WANTED: Bomb disposal workers (no experience necessary)
Diana’s charity seeks daring staff to clear landmines in Middle East
IT is definitely not a job for the faint-hearted.
But the Scottish charity famously backed by Princess Diana is recruiting staff to help clear landmines.
The Halo Trust is looking for brave ‘international operations’ workers for missions in war zones around the world.
Surprisingly, no previous experience is required.
The charity, based in Dumfriesshire, was a favoured cause of the late Princess of Wales.
Prince Harry is currently a patron of the charity and Hollywood star Angelina Jolie was previously a trustee.
The latest job advert reads: ‘You will learn field skills including mine clearance, ordnance disposal, minefield survey and mapping and other skills such as logistics, security, and quality management.
‘Your training will prepare you to manage operations within one of our programmes, where you could be leading 250 to 1,000 local employees.’
Requirements include ‘the ability to cope with physically demanding conditions – climbing mountain tracks and working under tropical sun for hours on end’.
New recruits can expect to start at the end of the summer. At around the same time, the charity is planning a hugely symbolic landmine clearance at the site where Jesus is said to have been baptised, on the River Jordan, a no-go zone since mines were laid during the third Israeli-Arab war in 1967. Potential recruits will be invited to selection days at the Duke of Buccleuch’s Drumlanrig castle, near Halo’s HQ at Carronfoot. Around eight people will be recruited after interviews and two days of training exercises. The salary has not been revealed and a representative of the charity said only that applicants should be motivated by the charity’s ideals. Halo’s HR director, Claire Wheatley, said: ‘We are looking for a wide variety of people. We provide a full training package, which lasts about six to eight months, so there’s no experience required in landmine clearance or ordnance disposal.’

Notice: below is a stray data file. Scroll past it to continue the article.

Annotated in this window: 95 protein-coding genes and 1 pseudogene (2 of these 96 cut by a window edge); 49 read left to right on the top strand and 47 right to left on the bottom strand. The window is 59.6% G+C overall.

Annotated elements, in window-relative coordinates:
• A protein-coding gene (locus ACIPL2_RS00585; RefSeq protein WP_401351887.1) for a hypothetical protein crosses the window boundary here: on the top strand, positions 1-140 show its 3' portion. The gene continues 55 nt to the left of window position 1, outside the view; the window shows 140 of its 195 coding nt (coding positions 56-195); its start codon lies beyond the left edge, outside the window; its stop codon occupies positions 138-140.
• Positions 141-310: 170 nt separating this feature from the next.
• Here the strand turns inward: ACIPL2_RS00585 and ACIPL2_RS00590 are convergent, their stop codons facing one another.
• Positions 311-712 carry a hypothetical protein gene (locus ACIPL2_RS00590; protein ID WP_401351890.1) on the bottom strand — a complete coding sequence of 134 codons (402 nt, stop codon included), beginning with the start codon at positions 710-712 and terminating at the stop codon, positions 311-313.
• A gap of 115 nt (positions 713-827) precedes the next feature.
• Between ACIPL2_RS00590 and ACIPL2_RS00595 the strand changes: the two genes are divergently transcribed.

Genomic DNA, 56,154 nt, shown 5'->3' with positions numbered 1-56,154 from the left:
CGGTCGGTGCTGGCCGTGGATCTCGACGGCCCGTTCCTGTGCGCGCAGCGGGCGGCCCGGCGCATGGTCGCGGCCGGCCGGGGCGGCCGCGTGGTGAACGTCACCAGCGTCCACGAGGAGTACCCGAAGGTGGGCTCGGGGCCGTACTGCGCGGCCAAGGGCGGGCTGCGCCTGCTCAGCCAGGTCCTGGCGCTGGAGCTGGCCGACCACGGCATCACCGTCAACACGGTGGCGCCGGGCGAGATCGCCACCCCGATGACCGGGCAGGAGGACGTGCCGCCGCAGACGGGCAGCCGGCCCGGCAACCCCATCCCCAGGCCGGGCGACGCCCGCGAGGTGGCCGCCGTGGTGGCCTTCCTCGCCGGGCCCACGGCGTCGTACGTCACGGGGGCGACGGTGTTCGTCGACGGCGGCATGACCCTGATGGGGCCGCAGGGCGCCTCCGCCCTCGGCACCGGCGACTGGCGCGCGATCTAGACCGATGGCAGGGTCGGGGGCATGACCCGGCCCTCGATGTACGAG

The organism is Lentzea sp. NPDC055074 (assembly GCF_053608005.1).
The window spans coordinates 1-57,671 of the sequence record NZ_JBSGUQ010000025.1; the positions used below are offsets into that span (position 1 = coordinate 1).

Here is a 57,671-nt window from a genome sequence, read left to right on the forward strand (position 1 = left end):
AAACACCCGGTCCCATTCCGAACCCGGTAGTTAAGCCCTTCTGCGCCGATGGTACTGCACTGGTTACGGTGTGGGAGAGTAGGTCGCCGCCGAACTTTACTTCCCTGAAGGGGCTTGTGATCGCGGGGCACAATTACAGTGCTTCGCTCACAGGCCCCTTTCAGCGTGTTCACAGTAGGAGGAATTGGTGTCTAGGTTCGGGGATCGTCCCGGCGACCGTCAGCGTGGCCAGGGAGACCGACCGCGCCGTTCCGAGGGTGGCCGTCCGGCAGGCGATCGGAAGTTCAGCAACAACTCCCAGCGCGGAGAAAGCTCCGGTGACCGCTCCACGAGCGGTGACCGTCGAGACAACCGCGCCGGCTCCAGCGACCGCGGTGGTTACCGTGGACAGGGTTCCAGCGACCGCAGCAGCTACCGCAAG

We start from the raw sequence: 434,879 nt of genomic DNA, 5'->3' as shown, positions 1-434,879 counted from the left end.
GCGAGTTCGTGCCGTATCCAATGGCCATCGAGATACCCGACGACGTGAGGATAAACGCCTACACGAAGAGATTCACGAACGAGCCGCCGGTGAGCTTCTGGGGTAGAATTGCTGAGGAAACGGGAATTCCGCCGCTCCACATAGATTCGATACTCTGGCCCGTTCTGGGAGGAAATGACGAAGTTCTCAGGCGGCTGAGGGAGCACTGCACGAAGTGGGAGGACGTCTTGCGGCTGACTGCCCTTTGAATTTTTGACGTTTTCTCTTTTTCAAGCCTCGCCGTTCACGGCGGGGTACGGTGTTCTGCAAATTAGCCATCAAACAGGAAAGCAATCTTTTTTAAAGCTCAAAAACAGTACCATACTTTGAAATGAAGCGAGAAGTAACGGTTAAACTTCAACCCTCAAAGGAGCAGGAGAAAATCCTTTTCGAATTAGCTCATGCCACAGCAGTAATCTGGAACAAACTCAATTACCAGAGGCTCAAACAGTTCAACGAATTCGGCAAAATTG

The selection event will examine leadership ability and teamwork and Miss Wheatley said: ‘One task is a ‘cas-evac’, where they come across a casualty and abandoned vehicle and they must work as a group to decide how to manage the situation and get the casualty to safety.’
Asked if any previous candidates had been killed on the job, she said: ‘I don’t have all of the details, but there will be casualties. People need to appreciate that they are possibly going out to more dangerous environments than working in the UK.
‘We work in countries like Afghanistan and Somalia where there is a more restrictive security environment.
‘In some areas there could possibly be curfews and staff will possibly work and live in compounds. Some of the compounds could be guarded. There’s in-depth security training as part of the package.’
Those interested can apply via Halo’s website by June 23.
‘There will be casualties’
SAVING LIFE AND LIMB: A Halo worker, left; how the job ad might look, centre; and working in Afghanistan Princess Diana, pictured in Angola in 1997, was a high-profile backer of Halo